Your Cap is Growing a unknown author

 Today I am passing on a funny story from an unknown author.
This adorable sculpture was created by Sally Diggory and sets the stage for the story.
 Older folks can remember and relate--younger people will have to imagine the details.
When I was a child in the 1950s, the bathing suit for the mature figure was-boned, trussed and reinforced, not so much sewn as engineered. They  were built to hold back and uplift, and they did a good job.

Today's  stretch fabrics are designed for the prepubescent girl with a figure  carved from a potato chip.

The  mature woman has a choice, she can either go up front to the maternity  department and try on a floral suit with a skirt, coming away looking  like a hippopotamus that escaped from Disney's Fantasia, or she can  wander around every run-of-the-mill department store trying to make a  sensible choice from what amounts to a designer range of fluorescent  rubber bands.

What  choice did I have? I wandered around, made my sensible choice and  entered the chamber of horrors known as the fitting room. The first  thing I noticed was the extraordinary tensile strength of the stretch  material. The Lycra used in bathing costumes was developed, I  believe,
by NASA to launch small rockets from a slingshot, which  gives the added bonus that if you manage to actually lever yourself into  one, you would be protected from shark attacks. Any shark taking a swipe  at your passing midriff would immediately suffer  whiplash.

I  fought my way into the bathing suit, but as I twanged the shoulder strap  in place I gasped in horror, my boobs had  disappeared!

Eventually,  I found one boob cowering under my left armpit. It took a while to find  the other. At last I located it flattened beside my seventh  rib.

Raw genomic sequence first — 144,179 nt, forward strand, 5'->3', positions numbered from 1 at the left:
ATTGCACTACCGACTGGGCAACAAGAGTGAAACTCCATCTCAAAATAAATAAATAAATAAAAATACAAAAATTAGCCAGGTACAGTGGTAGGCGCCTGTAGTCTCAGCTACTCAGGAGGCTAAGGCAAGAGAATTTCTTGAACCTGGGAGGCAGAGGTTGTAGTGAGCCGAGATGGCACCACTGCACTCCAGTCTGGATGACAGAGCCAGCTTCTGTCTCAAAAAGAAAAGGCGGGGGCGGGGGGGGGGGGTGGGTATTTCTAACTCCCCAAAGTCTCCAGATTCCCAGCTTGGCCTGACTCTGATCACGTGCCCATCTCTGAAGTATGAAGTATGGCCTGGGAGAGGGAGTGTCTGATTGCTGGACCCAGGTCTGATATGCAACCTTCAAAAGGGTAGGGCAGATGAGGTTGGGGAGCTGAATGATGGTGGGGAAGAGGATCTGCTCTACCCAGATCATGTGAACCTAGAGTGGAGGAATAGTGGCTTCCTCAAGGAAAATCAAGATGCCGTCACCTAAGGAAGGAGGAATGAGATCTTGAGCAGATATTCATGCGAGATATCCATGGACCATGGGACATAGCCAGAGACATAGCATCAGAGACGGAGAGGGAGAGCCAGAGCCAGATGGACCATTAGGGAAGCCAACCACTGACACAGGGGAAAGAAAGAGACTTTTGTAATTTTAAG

The  problem is that modern bathing suits have no bra cups. The mature woman  is now meant to wear her boobs spread across her chest like a speed  bump. I realigned my speed bump and lurched toward the mirror to take a  full view assessment.

The  bathing suit fit all right, but unfortunately it only fitted those bits  of me willing to stay inside it. The rest of me oozed out rebelliously  from top, bottom and sides. I looked like a lump of Playdoh wearing  undersized cling wrap.

As  I tried to work out where all those extra bits had come from, the  prepubescent sales girl popped her head through the curtain, "Oh, there  you are," she said, admiring the bathing suit.

I  replied that I wasn't so sure and asked what else she had to show me. I  tried on a cream crinkled one that made me look like a lump of masking  tape, and a floral two-piece that gave the appearance of an oversized  napkin in a serving ring.

I  struggled into a pair of leopard-skin bathers with ragged frills and  came out looking like Tarzan's Jane, pregnant with triplets and having a  rough day.

I  tried on a black number with a midriff fringe and looked like a  jellyfish in mourning.

I  tried on a bright pink pair with such a high cut leg I thought I would  have to wax my eyebrows to wear them.

Finally,  I found a suit that fit, it was a two-piece affair with a shorts-style  bottom and a loose blouse-type top. It was cheap, comfortable, and  bulge-friendly, so I bought it. My ridiculous search had a successful  outcome, I figured.

When  I got it home, I found a label that read, "Material might become  transparent in water."

So,  if you happen to be on the beach or near any other body of water this  year and I'm there too, I'll be the one in cut-off jeans and a  T-shirt!

You'd  better be laughing or rolling on the floor by this time. Life isn't  about how to survive the storm, but how to dance in the rain, with or  without a stylish bathing suit!

"""You  can't change the past, but you can ruin the present by worrying over the  future"""






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